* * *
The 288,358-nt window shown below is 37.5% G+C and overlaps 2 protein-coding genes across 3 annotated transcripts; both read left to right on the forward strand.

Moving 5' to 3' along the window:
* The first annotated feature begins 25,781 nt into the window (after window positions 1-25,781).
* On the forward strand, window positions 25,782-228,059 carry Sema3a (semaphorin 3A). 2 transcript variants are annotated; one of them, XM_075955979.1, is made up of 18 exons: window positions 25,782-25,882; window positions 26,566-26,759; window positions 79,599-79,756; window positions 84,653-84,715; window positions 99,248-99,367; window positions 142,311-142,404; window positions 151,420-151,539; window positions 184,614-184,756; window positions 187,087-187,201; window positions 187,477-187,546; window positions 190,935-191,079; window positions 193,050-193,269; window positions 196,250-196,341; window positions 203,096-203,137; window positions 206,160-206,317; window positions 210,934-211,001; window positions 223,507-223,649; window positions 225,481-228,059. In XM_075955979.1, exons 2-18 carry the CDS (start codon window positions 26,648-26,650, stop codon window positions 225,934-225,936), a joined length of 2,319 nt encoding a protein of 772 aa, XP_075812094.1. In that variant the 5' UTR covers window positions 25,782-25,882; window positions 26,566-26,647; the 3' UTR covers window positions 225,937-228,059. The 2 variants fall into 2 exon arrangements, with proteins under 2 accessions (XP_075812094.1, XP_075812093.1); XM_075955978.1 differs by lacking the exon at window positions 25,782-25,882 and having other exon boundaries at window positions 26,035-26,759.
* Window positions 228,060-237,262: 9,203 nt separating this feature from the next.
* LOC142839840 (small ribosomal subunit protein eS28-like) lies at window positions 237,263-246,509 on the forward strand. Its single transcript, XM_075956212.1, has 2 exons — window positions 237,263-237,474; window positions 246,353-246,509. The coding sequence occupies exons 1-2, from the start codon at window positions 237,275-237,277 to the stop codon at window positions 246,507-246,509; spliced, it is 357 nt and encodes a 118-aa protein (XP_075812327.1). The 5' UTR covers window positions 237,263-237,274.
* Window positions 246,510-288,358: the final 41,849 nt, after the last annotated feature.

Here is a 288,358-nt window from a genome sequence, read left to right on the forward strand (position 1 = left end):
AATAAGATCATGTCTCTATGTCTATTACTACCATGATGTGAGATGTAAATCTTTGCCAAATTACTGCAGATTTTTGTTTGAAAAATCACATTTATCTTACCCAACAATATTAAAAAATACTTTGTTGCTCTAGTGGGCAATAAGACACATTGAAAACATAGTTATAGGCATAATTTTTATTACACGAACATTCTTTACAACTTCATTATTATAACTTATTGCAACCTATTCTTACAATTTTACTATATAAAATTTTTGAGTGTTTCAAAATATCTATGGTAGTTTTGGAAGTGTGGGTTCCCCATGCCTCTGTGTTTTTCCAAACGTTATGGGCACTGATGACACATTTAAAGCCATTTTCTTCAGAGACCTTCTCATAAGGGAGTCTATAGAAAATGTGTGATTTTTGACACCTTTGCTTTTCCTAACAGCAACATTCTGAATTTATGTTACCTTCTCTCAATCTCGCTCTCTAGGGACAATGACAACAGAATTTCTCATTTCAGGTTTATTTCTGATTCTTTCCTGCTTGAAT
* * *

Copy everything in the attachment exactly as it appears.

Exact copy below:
The 288,358-nt window shown below is 37.5% G+C and overlaps 2 protein-coding genes across 3 annotated transcripts; both read left to right on the forward strand.

Moving 5' to 3' along the window:
* The first annotated feature begins 25,781 nt into the window (after window positions 1-25,781).
* On the forward strand, window positions 25,782-228,059 carry Sema3a (semaphorin 3A). 2 transcript variants are annotated; one of them, XM_075955979.1, is made up of 18 exons: window positions 25,782-25,882; window positions 26,566-26,759; window positions 79,599-79,756; window positions 84,653-84,715; window positions 99,248-99,367; window positions 142,311-142,404; window positions 151,420-151,539; window positions 184,614-184,756; window positions 187,087-187,201; window positions 187,477-187,546; window positions 190,935-191,079; window positions 193,050-193,269; window positions 196,250-196,341; window positions 203,096-203,137; window positions 206,160-206,317; window positions 210,934-211,001; window positions 223,507-223,649; window positions 225,481-228,059. In XM_075955979.1, exons 2-18 carry the CDS (start codon window positions 26,648-26,650, stop codon window positions 225,934-225,936), a joined length of 2,319 nt encoding a protein of 772 aa, XP_075812094.1. In that variant the 5' UTR covers window positions 25,782-25,882; window positions 26,566-26,647; the 3' UTR covers window positions 225,937-228,059. The 2 variants fall into 2 exon arrangements, with proteins under 2 accessions (XP_075812094.1, XP_075812093.1); XM_075955978.1 differs by lacking the exon at window positions 25,782-25,882 and having other exon boundaries at window positions 26,035-26,759.
* Window positions 228,060-237,262: 9,203 nt separating this feature from the next.
* LOC142839840 (small ribosomal subunit protein eS28-like) lies at window positions 237,263-246,509 on the forward strand. Its single transcript, XM_075956212.1, has 2 exons — window positions 237,263-237,474; window positions 246,353-246,509. The coding sequence occupies exons 1-2, from the start codon at window positions 237,275-237,277 to the stop codon at window positions 246,507-246,509; spliced, it is 357 nt and encodes a 118-aa protein (XP_075812327.1). The 5' UTR covers window positions 237,263-237,274.
* Window positions 246,510-288,358: the final 41,849 nt, after the last annotated feature.

Here is a 288,358-nt window from a genome sequence, read left to right on the forward strand (position 1 = left end):
AATAAGATCATGTCTCTATGTCTATTACTACCATGATGTGAGATGTAAATCTTTGCCAAATTACTGCAGATTTTTGTTTGAAAAATCACATTTATCTTACCCAACAATATTAAAAAATACTTTGTTGCTCTAGTGGGCAATAAGACACATTGAAAACATAGTTATAGGCATAATTTTTATTACACGAACATTCTTTACAACTTCATTATTATAACTTATTGCAACCTATTCTTACAATTTTACTATATAAAATTTTTGAGTGTTTCAAAATATCTATGGTAGTTTTGGAAGTGTGGGTTCCCCATGCCTCTGTGTTTTTCCAAACGTTATGGGCACTGATGACACATTTAAAGCCATTTTCTTCAGAGACCTTCTCATAAGGGAGTCTATAGAAAATGTGTGATTTTTGACACCTTTGCTTTTCCTAACAGCAACATTCTGAATTTATGTTACCTTCTCTCAATCTCGCTCTCTAGGGACAATGACAACAGAATTTCTCATTTCAGGTTTATTTCTGATTCTTTCCTGCTTGAAT